The course will present a model that has a documented track record in addressing the under-representation of minorities and females in the engineering, mathematical, and natural sciences. The course will highlight proven strategies for identifying, recruiting, and retaining minority and female students in the engineering, mathematical and natural sciences educational pipeline from pre-college through graduate degree programs. Focusing on programs developed and operated at Clark Atlanta University since the 1970's, the course will provide opportunities to explore the curriculum and instructional strategies of the Saturday Science Academy, an enrichment program for students in grades 3-8; the Junior High School Summer Science Program; and the Summer Science, Engineering and Mathematics Institute for high school students. The course will also feature our highly successful Pre-Freshman Summer Bridge Program for the Mathematical and Natural Sciences.

Using a highly interactive format, participants will be exposed to techniques to assist students to become more successful learners of mathematics and science through activities to promote the development of student-managed academic support systems. Participants will also learn how to become effective teachers, advisors and mentors of their students and how to organize and run effective pre-college academic enrichment programs in mathematics and the sciences. Time will be provided to discuss sources of funding for pre-college programs and the development of successful proposal applications.

For college teachers of: engineering, mathematics, and natural sciences, directors of minority programs and faculty who run pre-college programs or who have an interest in starting pre-college programs for minorities and other students. Prerequisites: none.

Dr. Webb is the Director of the Atlanta Comprehensive Regional Center for Minorities; the Office of Naval Research Program and the Howard Hughes Medical Institute Program at Clark Atlanta University.


Course: 9

Women and Minorities in The Sciences: A History of The Past and Strategies for the Future

NINA ROSCHER, American University

CATHERINE DIDION, Executive Director, Association for Women in Science

Prominent women scientists from a variety of disciplines will attend portions of the course to facilitate class discussions.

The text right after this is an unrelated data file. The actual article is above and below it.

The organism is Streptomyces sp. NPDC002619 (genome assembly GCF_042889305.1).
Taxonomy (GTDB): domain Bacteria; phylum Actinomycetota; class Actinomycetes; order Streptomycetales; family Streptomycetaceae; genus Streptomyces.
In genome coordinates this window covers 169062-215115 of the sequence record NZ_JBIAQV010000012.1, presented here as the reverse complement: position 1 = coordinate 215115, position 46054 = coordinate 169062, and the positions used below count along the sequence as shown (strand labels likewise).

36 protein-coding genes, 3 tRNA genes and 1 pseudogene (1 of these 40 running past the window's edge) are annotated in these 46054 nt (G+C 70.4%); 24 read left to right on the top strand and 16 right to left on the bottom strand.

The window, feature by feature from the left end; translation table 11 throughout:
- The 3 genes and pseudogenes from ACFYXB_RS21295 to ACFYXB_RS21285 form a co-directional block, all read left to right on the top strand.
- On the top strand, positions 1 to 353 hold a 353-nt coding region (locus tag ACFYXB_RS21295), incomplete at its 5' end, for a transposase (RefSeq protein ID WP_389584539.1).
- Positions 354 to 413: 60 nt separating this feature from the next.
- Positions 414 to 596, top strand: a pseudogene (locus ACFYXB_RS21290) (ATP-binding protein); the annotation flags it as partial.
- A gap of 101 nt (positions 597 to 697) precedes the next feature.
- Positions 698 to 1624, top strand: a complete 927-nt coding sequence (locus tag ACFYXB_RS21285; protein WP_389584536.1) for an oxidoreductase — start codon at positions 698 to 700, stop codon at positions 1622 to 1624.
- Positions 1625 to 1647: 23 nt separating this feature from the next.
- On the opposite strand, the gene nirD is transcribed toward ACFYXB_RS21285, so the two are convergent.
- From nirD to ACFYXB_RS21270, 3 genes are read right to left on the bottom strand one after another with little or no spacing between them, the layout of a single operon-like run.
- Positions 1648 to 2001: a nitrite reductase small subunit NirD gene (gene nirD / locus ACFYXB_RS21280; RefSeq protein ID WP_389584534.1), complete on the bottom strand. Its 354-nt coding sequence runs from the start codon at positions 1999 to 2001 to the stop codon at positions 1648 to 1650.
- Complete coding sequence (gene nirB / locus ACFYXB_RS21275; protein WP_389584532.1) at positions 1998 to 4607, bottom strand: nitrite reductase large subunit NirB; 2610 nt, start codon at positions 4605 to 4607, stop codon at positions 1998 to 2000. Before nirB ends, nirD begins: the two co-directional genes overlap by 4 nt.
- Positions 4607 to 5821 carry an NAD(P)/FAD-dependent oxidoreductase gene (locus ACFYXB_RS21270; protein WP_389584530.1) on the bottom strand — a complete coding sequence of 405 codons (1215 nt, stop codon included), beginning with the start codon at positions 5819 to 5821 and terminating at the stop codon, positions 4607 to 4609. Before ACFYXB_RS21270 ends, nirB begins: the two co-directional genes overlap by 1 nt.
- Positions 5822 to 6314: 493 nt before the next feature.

June 4-6, 1998 in Washington, D.C. Apply: SUBS

Note: This course will be held in Washington, D. C. at the American Association for the Advancement of Science (AAAS) Building.

After examining from an historical perspective the contributions of women and persons of color to scientific fields, this course will offer and discuss strategies for encouraging and retaining women and minorities in science. Not only will we study the lives and work of women and minority scientists (i.e. Rachel Carson, Donna Shirley, Benjamin Carson), but we will also explore why the research of these women and minority scientists has gone unnoticed, and why there exist so few women and minority scientists. Our focus will be on evaluating current methods and devising new programs to increase the numbers of women and minorities in the sciences. Readings will include accounts by women and minority scientists. The course will include feminist and minority critiques of some scientific research. Other readings will include resources for science educators on encouraging underrepresented populations to participate in the sciences. We will explore the fields of science, engineering, and medicine, and discuss to what extent the climate of these fields allows women and persons of color to participate. In addition, we will analyze issues of science education and representation of women and persons of color in scientific academia.

Possible readings include: Ambrose, Susan A.; Dunkle, Kristin L.; Lazarus, Barbara B.; Nair, Indira; Harkus, Deborah A., Journey of Women in Science and Engineering: No Universal Constants, Temple University Press, 1997. Fort, Deborah C., ed. A Hand Up:: Women Mentoring Women in Science, The Association for Women in Science, 1995. Rose, Hillary, Love, Power, and Knowledge: Towards a Feminist Transformation of the Sciences, Indiana University Press. 1986. Herzenberg, Caroline L., Women Scientists from Antiquity to the Present: An Index, Locust Hill Press, 1986. Minorities '93: Trying to Change the Face of Science, Science, 1993. Sage: A Scholarly Journal on Black Women, Science and Technology, 1989.

For college teachers of: all disciplines Prerequisites: none

Dr. Roscher is Professor and Chair of the Chemistry Department at the American University in Washington, D.C. Her research interests are in physical organic chemistry. She teaches graduate courses in advanced organic chemistry and undergraduate courses for non-science students. In 1987 she was named a Fellow of the American Association for the Advancement of Science and in 1997 she was also named a Fellow of the Association for Women in Science. Dr. Didion has been Executive Director of the Association for Women in Science since 1990. She is a frequent speaker about issues important to women in science and writes a bimonthly column, Women in Science for the Journal of College Science Teaching. Currently she is chair of the Environment and Science Task Forces for the Coalition for Women's Appointments. As one of the official representatives of AWIS to the U.N., she headed the delegation to the Fourth World Conference on Women held in Beijing, and she co-chaired the first science and technology caucus at a U.N. women's conference.


Course: 10

Gender Research and Motivation of Women to Succeed in SEM

SUE ROSSER, Center for Women's Studies and Gender Research, Florida University

June 4-6, 1998, in Memphis, TN Apply: CBU